Actress. She is best remembered for her mostly bad-girl roles in a number of B-movies, including "Attack of the 50 foot Woman," (1958), "The Undead" (1957), and "Zombies of Mora Tau" (1957). Born Mary Jane Hayes in Charleston, West Virginia, she represented Washington DC in the 1949 Miss America pageant. Although unsuccessful, it gave her an opening in local television before she moved on to Hollywood in 1954. Her first film was "Francis Joins the WACs" (1954), in which she played second fiddle to a mule. Her next role, that of Iloico in "Sign of the Pagan" (1954) opposite Jack Palance was a major role for her, but it failed to get her noticed for better films. During the filming of "Sign of the Pagan," she suffered several broken ribs, and while filming the movie, "Foxfire" (1955), she decided to sue Universal Studios for her injuries; Universal fired her and finished the movie without her, and she moved on immediately to Columbia Pictures. She considered her second film with Columbia her best, "Count Three and Pray" (1955), but her costar, Joanne Woodward, caught the attention of the reviewers instead. After breaking her arm in a fall from a horse during the filming of "Gunslinger" (1956), she began working television roles to support herself. In 1958, she played the leading role in "Attack of the 50 Foot Woman," a film that didn't bring her any better roles, but it later attracted a cult classic following. In 1963-1964, she obtained a recurring role of Priscilla Longsworth in the television soap "General Hospital," but by this time, her career was nearing its end. She had a flair for comedy, appearing opposite Dean Martin in "Who's Been Sleeping in My Bed?" (1963), and opposite Elvis Presley in "Tickle Me" (1965), but other than these two roles, she failed to be noticed for her comic ability. She continued to have guest appearances on the television show "Perry Mason", but as she was having severe health problems, and was able to walk only with a cane, it was difficult for her to obtain work. She ultimately found the cause of her health problems was acute lead poisoning, from a calcium supplement her doctor had prescribed for her. Hayes started a campaign to have the FDA monitor the sale of dietary supplements, but they remain mostly unregulated (she was only partially successful in getting some imported supplements regulated). As her health deteriorated, she was diagnosed with leukemia in 1976. She died at age 46 in February 1977 as the lead poisoning had deteriorated her kidneys, heart and blood vessels.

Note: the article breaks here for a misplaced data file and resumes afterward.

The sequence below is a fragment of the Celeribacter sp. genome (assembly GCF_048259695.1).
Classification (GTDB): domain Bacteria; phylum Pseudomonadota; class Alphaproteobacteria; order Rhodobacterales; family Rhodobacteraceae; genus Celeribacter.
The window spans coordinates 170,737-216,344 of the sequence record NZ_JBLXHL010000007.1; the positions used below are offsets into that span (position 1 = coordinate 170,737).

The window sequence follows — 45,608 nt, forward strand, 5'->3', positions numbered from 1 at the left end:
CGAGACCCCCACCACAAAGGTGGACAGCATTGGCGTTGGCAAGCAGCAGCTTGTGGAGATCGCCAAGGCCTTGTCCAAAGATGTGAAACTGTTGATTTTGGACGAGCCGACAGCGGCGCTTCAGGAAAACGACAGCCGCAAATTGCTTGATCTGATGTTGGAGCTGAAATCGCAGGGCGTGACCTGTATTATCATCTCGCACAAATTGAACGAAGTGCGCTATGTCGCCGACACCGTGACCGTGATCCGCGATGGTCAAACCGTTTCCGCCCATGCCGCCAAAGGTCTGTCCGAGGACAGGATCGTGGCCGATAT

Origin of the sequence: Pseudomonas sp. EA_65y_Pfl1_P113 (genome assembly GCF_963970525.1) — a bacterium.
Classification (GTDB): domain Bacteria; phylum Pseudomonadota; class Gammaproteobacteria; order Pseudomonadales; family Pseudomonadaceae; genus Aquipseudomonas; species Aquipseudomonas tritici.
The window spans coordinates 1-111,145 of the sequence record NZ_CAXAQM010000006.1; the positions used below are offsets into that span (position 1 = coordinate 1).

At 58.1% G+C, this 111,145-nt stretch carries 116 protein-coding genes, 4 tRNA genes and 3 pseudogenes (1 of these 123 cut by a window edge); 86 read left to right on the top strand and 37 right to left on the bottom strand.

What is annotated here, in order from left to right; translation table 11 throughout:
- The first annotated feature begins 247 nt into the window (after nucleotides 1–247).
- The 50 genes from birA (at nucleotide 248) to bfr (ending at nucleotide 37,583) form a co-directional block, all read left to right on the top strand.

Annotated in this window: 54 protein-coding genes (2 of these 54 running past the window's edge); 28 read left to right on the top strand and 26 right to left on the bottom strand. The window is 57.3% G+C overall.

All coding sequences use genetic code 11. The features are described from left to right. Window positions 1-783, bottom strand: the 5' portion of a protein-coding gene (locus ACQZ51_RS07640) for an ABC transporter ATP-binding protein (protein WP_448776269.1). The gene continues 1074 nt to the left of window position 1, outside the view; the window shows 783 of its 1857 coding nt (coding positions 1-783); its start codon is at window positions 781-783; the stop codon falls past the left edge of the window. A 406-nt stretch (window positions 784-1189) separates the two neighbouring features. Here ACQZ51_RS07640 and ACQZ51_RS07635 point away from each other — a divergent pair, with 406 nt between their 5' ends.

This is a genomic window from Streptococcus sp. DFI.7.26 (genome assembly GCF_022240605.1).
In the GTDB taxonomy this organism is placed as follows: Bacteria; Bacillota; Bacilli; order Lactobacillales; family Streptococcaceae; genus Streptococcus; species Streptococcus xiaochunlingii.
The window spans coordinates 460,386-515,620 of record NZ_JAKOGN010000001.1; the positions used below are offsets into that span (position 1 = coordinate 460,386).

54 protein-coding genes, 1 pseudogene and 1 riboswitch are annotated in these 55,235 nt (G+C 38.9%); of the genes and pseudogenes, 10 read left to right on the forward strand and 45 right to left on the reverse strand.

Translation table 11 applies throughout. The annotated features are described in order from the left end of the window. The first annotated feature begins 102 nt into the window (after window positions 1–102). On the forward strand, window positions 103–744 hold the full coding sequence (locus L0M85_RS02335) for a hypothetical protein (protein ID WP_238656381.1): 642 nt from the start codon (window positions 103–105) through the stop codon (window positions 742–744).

Bio by: Kit and Morgan Benson